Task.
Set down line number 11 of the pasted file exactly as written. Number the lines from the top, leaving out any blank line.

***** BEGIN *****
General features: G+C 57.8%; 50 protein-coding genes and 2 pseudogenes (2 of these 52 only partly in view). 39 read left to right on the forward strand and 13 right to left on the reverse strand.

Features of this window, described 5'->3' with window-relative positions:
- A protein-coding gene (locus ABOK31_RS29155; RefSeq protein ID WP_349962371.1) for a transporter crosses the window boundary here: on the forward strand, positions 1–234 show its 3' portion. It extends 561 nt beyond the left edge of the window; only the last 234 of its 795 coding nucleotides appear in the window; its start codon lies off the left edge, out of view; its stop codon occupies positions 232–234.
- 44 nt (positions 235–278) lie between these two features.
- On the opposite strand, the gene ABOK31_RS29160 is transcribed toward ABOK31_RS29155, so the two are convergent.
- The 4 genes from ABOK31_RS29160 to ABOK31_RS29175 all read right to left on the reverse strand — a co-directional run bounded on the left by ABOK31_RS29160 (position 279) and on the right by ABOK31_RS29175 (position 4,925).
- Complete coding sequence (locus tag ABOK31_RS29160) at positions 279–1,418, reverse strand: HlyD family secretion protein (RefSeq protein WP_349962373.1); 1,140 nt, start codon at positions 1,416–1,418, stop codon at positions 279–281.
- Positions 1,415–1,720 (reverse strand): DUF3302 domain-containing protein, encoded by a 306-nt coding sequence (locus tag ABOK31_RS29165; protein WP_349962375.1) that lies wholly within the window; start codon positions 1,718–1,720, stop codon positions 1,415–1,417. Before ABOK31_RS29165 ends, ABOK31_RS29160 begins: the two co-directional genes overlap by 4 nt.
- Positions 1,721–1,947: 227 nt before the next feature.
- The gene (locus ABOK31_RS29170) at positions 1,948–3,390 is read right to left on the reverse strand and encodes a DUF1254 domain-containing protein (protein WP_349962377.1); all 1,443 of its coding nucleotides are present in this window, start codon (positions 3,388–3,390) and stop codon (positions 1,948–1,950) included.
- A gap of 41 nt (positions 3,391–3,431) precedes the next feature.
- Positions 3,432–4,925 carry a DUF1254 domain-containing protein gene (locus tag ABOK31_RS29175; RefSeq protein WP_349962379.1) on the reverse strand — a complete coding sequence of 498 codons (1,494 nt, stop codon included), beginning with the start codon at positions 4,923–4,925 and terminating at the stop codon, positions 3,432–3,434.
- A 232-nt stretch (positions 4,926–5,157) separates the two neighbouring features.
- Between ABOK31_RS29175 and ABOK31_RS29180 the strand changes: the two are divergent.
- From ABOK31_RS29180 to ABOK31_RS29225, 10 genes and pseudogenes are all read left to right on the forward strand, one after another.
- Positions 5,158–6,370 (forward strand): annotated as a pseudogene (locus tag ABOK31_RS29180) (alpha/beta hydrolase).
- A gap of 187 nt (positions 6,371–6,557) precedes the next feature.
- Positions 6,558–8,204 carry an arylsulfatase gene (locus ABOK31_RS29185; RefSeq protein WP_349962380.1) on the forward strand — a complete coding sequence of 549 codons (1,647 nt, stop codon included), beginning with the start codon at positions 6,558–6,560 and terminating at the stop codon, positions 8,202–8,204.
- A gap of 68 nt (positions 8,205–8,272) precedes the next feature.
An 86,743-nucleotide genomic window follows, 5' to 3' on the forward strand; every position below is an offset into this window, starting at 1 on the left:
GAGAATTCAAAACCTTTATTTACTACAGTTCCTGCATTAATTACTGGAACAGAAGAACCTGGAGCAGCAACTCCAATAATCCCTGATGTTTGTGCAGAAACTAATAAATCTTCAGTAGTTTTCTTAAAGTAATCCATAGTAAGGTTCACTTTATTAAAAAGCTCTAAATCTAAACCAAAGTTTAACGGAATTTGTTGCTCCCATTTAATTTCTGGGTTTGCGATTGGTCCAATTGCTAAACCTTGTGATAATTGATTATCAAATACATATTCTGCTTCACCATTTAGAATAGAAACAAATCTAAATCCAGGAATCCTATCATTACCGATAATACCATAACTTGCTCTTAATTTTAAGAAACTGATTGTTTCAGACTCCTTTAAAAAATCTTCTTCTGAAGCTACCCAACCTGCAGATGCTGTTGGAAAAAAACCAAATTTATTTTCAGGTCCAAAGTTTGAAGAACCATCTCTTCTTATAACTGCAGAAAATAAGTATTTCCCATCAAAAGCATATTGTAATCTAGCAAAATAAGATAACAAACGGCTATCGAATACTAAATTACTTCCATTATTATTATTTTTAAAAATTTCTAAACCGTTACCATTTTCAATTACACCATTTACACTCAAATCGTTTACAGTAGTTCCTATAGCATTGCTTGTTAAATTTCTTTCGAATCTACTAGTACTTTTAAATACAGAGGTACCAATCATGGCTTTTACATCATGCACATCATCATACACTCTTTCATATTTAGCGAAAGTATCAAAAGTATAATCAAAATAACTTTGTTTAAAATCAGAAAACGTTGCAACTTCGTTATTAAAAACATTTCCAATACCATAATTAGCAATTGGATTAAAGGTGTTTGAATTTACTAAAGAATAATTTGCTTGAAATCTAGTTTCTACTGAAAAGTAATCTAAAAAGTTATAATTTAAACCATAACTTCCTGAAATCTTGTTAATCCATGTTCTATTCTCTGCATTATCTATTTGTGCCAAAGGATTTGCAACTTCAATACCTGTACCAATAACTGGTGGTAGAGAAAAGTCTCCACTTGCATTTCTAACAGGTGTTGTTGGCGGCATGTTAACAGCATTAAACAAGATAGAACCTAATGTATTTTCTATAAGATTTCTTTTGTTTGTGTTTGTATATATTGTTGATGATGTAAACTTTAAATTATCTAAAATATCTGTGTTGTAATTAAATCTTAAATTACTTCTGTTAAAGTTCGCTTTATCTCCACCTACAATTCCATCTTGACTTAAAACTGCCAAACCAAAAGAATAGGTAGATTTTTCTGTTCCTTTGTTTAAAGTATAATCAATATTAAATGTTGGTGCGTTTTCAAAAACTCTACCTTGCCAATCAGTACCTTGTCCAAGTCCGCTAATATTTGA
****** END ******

- A gap of 41 nt (positions 3,391–3,431) precedes the next feature.